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FBI can keep files on foundation’s political activities

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  1. Libel and Privacy
FBI can keep files on foundation's political activities 01/13/97

FBI can keep files on foundation’s political activities


WASHINGTON, D.C.–The federal government can retain information on how individuals exercise their First Amendment rights in its files if the information was collected as part of a legitimate law enforcement activity, a panel of the U.S. Court of Appeals in Washington, D.C., ruled in late December. The court said the government could keep these files on individuals even if the rationale for gathering the information in the first place no longer exists.

The Privacy Act prohibits the government from maintaining records on individuals’ exercise of their First Amendment rights unless the records “are pertinent to and within the scope of an authorized law enforcement activity.” The act specifically defines the term “maintain” as meaning both to “collect” and “maintain.”

Writing for a divided panel, Judge Douglas Ginsburg said that the FBI could continue to keep its files on Lance Lindblom, which it created when he was president of the J. Roderick MacArthur Foundation. The foundation gives grants to organizations involved with various political, social and economic issues and, as its president, Lindblom occasionally met with foreign leaders and political dissidents.

In dissent, Judge David Tatel said that in passing the Privacy Act Congress could have forbidden just the collection of the information unless it was justified by law enforcement activity, but instead it also chose to prohibit the maintenance of the information, meaning that the government should only keep the records so long as is necessary for its law enforcement activity.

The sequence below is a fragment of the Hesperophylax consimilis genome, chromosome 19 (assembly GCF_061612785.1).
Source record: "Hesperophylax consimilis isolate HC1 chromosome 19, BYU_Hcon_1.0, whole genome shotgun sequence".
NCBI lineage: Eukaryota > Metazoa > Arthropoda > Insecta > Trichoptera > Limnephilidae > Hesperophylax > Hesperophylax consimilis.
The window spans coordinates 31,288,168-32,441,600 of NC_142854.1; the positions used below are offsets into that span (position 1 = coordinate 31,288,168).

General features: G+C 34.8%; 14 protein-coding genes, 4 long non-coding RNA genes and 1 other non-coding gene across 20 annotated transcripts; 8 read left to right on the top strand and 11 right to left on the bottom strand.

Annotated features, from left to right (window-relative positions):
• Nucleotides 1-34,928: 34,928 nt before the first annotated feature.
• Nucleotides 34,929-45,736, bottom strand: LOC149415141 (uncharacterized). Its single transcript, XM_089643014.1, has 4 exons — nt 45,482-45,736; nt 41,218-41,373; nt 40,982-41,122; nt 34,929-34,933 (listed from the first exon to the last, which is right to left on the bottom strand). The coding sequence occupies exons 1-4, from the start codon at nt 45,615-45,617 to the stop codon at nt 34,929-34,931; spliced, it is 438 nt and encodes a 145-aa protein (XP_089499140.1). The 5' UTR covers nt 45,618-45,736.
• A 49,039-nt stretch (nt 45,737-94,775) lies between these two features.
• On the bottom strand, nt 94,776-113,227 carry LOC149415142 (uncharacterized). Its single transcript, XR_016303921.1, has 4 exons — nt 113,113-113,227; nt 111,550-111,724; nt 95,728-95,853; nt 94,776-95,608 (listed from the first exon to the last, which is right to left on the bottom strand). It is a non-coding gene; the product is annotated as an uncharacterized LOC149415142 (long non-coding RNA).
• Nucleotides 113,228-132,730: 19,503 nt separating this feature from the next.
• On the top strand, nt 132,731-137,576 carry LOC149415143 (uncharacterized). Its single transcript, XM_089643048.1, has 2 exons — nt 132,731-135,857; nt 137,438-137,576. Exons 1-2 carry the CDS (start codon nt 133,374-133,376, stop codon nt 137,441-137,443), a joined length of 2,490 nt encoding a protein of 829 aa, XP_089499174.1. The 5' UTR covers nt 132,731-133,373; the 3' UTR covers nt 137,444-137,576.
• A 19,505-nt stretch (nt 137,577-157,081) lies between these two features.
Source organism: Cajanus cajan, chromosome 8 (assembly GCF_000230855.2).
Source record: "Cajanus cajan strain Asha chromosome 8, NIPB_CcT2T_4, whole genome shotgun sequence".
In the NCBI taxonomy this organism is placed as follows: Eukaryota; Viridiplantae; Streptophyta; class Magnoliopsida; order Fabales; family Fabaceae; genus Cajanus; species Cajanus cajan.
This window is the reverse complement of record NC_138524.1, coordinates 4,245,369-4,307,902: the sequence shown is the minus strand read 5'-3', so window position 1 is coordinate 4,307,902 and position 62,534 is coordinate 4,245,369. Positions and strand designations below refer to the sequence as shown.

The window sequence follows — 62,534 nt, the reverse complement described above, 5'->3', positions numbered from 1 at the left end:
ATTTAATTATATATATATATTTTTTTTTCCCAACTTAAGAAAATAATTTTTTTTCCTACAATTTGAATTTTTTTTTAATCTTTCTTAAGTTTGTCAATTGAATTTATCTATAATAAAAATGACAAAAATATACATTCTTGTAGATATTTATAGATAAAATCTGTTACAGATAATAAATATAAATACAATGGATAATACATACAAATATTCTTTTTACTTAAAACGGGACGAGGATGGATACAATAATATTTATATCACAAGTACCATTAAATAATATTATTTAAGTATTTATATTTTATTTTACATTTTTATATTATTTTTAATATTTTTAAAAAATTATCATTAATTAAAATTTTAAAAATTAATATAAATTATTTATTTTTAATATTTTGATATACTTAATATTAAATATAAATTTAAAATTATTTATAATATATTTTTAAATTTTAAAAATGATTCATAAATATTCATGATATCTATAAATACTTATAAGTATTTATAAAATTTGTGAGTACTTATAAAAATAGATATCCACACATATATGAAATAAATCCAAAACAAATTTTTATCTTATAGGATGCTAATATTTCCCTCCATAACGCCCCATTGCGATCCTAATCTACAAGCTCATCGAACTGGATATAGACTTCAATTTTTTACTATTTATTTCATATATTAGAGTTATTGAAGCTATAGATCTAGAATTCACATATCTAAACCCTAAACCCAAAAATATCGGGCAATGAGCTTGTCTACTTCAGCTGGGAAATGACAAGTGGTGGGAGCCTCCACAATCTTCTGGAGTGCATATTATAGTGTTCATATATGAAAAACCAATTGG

When they learned that the FBI was keeping records on them, both Lindblom and the MacArthur Foundation sued to have the records expunged. Lindblom specifically objected to the FBI keeping a file under his name. They also claimed that continuing to keep the records after a law enforcement purpose ended violated their First Amendment rights of association. Neither Lindblom nor the foundation challenged the government’s right to collect the information in the first place.

The court rejected the foundation’s claims, saying it could not show direct injury from the FBI’s maintenance of the files. It rejected Lindblom’s constitutional claim, saying that he could show no injury from the maintenance of the files.

The federal District Court in September 1995 had ruled against Lindblom and the foundation, noting that the law enforcement activity that led to the creation of the files had actually involved an investigation of others with whom they came into “incidental (and, to appearances, innocent) contact.” (MacArthur Foundation and Lindblom v. FBI; counsel: Kate Martin, Washington, D.C.)